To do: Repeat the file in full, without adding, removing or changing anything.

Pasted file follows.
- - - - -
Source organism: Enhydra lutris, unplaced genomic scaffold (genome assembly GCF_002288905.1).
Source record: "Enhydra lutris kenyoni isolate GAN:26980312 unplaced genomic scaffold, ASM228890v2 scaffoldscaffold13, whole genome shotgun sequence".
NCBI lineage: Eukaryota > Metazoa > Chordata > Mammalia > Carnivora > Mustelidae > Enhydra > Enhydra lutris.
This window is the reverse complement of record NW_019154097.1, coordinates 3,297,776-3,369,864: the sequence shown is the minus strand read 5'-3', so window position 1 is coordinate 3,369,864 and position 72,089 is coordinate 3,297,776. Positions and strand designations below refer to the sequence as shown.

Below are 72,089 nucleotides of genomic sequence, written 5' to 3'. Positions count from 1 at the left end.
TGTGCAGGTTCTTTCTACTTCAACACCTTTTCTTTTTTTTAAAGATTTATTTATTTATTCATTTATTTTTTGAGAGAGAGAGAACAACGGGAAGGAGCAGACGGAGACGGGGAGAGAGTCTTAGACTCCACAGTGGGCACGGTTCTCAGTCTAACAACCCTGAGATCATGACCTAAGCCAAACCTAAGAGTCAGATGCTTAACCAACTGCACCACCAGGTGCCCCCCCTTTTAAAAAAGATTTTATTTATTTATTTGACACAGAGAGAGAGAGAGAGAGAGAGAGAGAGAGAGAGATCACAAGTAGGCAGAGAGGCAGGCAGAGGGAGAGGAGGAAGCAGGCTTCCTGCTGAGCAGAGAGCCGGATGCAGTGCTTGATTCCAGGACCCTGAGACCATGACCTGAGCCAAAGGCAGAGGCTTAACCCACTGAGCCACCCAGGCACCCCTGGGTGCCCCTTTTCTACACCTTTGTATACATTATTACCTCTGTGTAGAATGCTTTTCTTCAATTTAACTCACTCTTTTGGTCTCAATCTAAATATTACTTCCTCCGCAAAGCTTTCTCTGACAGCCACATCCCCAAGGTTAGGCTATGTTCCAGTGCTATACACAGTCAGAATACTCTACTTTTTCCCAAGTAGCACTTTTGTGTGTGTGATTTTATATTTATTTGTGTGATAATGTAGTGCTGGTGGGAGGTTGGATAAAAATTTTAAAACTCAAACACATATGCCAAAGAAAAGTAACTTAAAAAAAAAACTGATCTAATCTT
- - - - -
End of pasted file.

Source organism: Enhydra lutris, unplaced genomic scaffold (genome assembly GCF_002288905.1).
Source record: "Enhydra lutris kenyoni isolate GAN:26980312 unplaced genomic scaffold, ASM228890v2 scaffoldscaffold13, whole genome shotgun sequence".
NCBI lineage: Eukaryota > Metazoa > Chordata > Mammalia > Carnivora > Mustelidae > Enhydra > Enhydra lutris.
This window is the reverse complement of record NW_019154097.1, coordinates 3,297,776-3,369,864: the sequence shown is the minus strand read 5'-3', so window position 1 is coordinate 3,369,864 and position 72,089 is coordinate 3,297,776. Positions and strand designations below refer to the sequence as shown.

Below are 72,089 nucleotides of genomic sequence, written 5' to 3'. Positions count from 1 at the left end.
TGTGCAGGTTCTTTCTACTTCAACACCTTTTCTTTTTTTTAAAGATTTATTTATTTATTCATTTATTTTTTGAGAGAGAGAGAACAACGGGAAGGAGCAGACGGAGACGGGGAGAGAGTCTTAGACTCCACAGTGGGCACGGTTCTCAGTCTAACAACCCTGAGATCATGACCTAAGCCAAACCTAAGAGTCAGATGCTTAACCAACTGCACCACCAGGTGCCCCCCCTTTTAAAAAAGATTTTATTTATTTATTTGACACAGAGAGAGAGAGAGAGAGAGAGAGAGAGAGAGAGATCACAAGTAGGCAGAGAGGCAGGCAGAGGGAGAGGAGGAAGCAGGCTTCCTGCTGAGCAGAGAGCCGGATGCAGTGCTTGATTCCAGGACCCTGAGACCATGACCTGAGCCAAAGGCAGAGGCTTAACCCACTGAGCCACCCAGGCACCCCTGGGTGCCCCTTTTCTACACCTTTGTATACATTATTACCTCTGTGTAGAATGCTTTTCTTCAATTTAACTCACTCTTTTGGTCTCAATCTAAATATTACTTCCTCCGCAAAGCTTTCTCTGACAGCCACATCCCCAAGGTTAGGCTATGTTCCAGTGCTATACACAGTCAGAATACTCTACTTTTTCCCAAGTAGCACTTTTGTGTGTGTGATTTTATATTTATTTGTGTGATAATGTAGTGCTGGTGGGAGGTTGGATAAAAATTTTAAAACTCAAACACATATGCCAAAGAAAAGTAACTTAAAAAAAAAACTGATCTAATCTT